Given its intriguing if not exactly rigorous fantasy milieu as well as the politicking that can make it seem like a fantasical version of Diplomacy, not to mention its considerable popularity at one time, Amber made a compelling setting for ludic narrative. In 1991, Erick Wujcik published the Amber Diceless Roleplaying Game, one of several streamlined tabletop RPG systems that appeared around that time with an emphasis on story and texture and, most of all, character interaction; this in contrast to older games like Dungeons and Dragons with their obsession with minutiae and tactical combat. Each player in the Amber Diceless Roleplaying Game takes the role of a member of the royal family. If everyone is in the proper Amber spirit, the gamemaster need not say much beyond that; the intrigues and betrayals all blossom naturally. Although it never gained the commercial prominence of fellow second-generation RPGs like White Wolf’s Vampire: The Masquerade, Amber attracted a cult of loyal players who still keep it alive today.
But long before The Diceless Roleplaying Game there was another ludic Amber, this one produced by Telarium for the computer. Like the simultaneously released Perry Mason game, Nine Princes in Amber appeared just as its source material was getting a boost in the form of new installments after a fallow period of some years. In the case of Amber, this material took the form of Trumps of Doom, the first volume in the Merlin Cycle and first Amber novel since the Corwin Cycle had concluded seven years before. Roger Zelazny was happy to cash Telarium’s checks, but otherwise contributed even less to the project than had Arthur C. Clarke and Ray Bradbury to their respective games. He did graciously sign his name to a suitable back-of-the-box blurb: “I’m thrilled to see my Amber books become a challenging computer adventure. For anyone interested in exploring contingent paths through my tale, the possibilities here are almost endless.” The actual game, however, is a product of the same committee approach that yielded Perry Mason.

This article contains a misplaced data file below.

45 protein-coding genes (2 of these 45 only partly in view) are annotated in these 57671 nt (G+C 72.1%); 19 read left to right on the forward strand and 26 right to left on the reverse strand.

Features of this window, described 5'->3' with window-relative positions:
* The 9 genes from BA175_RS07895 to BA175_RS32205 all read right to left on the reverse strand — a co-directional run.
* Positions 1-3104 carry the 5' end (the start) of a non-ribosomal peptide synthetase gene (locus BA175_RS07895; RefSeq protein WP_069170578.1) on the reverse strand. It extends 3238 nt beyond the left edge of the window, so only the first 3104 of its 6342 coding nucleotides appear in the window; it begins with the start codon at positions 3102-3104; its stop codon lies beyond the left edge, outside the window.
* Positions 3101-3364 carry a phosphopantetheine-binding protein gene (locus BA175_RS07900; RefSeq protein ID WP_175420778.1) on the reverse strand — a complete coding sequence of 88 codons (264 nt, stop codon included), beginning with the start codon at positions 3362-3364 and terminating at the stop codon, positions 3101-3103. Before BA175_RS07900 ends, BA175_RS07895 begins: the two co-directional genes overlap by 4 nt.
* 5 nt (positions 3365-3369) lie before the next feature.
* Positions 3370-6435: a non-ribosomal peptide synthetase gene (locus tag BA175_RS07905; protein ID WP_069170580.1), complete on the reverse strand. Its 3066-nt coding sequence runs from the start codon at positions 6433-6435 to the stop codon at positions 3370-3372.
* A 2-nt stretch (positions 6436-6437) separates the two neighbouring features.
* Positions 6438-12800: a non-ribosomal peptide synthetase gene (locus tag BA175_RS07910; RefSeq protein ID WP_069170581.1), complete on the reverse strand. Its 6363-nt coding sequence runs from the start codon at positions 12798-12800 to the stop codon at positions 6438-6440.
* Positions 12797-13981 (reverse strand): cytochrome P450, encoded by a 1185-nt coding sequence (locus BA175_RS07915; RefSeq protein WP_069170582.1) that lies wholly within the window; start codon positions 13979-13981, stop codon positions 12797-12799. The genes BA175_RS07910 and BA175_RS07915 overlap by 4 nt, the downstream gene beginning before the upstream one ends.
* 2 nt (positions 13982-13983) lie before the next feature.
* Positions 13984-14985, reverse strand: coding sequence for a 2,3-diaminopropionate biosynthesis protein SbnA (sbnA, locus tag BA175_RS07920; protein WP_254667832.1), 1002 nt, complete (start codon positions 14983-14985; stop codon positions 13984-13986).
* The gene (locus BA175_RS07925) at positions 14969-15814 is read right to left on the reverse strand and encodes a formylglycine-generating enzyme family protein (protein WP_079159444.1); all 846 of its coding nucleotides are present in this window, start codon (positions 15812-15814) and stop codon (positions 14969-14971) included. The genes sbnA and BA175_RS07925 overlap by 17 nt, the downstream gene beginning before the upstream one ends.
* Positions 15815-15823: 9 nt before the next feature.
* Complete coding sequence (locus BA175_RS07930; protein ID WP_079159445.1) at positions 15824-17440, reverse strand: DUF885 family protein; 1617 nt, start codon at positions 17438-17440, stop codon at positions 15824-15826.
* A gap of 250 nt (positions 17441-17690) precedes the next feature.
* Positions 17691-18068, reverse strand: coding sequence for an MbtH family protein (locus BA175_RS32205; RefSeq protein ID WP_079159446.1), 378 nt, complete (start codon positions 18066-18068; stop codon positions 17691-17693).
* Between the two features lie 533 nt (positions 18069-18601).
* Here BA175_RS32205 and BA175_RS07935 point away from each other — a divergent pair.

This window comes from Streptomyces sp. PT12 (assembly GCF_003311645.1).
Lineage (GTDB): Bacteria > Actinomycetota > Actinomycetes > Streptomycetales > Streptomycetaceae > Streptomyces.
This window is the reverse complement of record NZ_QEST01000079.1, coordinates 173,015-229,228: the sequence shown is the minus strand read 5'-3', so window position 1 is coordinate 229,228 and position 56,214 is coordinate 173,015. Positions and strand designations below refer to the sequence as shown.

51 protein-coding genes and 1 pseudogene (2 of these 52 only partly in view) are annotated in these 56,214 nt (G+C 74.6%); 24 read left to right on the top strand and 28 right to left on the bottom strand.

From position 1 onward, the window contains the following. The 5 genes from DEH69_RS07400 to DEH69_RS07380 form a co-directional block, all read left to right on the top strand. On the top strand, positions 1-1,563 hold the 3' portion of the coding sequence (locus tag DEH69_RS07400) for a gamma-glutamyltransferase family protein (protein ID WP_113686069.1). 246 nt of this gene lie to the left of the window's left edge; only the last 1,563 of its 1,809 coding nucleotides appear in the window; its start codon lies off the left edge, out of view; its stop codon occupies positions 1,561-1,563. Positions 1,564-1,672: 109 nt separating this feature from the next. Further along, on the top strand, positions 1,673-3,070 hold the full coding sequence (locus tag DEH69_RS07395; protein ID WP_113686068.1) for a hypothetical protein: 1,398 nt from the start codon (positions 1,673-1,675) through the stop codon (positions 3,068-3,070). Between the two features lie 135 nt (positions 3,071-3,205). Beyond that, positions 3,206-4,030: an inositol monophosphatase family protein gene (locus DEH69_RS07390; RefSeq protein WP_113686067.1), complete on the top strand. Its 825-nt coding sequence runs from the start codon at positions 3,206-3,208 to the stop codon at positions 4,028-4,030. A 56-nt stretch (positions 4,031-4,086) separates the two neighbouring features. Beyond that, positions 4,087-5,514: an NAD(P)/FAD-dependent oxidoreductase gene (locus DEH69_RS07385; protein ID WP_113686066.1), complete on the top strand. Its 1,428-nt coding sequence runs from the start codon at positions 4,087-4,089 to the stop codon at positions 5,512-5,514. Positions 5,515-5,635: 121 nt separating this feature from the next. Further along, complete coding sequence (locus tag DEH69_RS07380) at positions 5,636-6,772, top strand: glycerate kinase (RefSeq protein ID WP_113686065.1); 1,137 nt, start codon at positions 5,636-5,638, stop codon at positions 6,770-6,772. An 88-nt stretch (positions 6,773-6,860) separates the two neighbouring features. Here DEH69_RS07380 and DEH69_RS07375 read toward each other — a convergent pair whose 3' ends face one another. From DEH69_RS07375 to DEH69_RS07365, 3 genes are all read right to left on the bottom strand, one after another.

As such things go, it’s at least a very relevant blurb. Like Perry Mason, Nine Princes in Amber is a crazily unusual and ambitious work of interactive fiction. There’s a modest slate of object-oriented puzzles to deal with as well as an elaborate and frustrating fencing simulation that has all the problems typical of randomized combat in text adventures. There’s also a graphics-based mini-game that is, unlike the horrid arcade sequences in earlier Telarium games, actually quite fun to play. Yet the main focus is once again on character interaction. The included verb list is even more far-ranging than that of Perry Mason, including some entrants that have quite possibly never featured in another work of interactive fiction before or since: verbs like “placate,” “flatter,” “mention,” “bluff,” and “stall.” The heart of the game is a series of tense encounters with your various siblings in which you’ll have the opportunity to try out those and many more.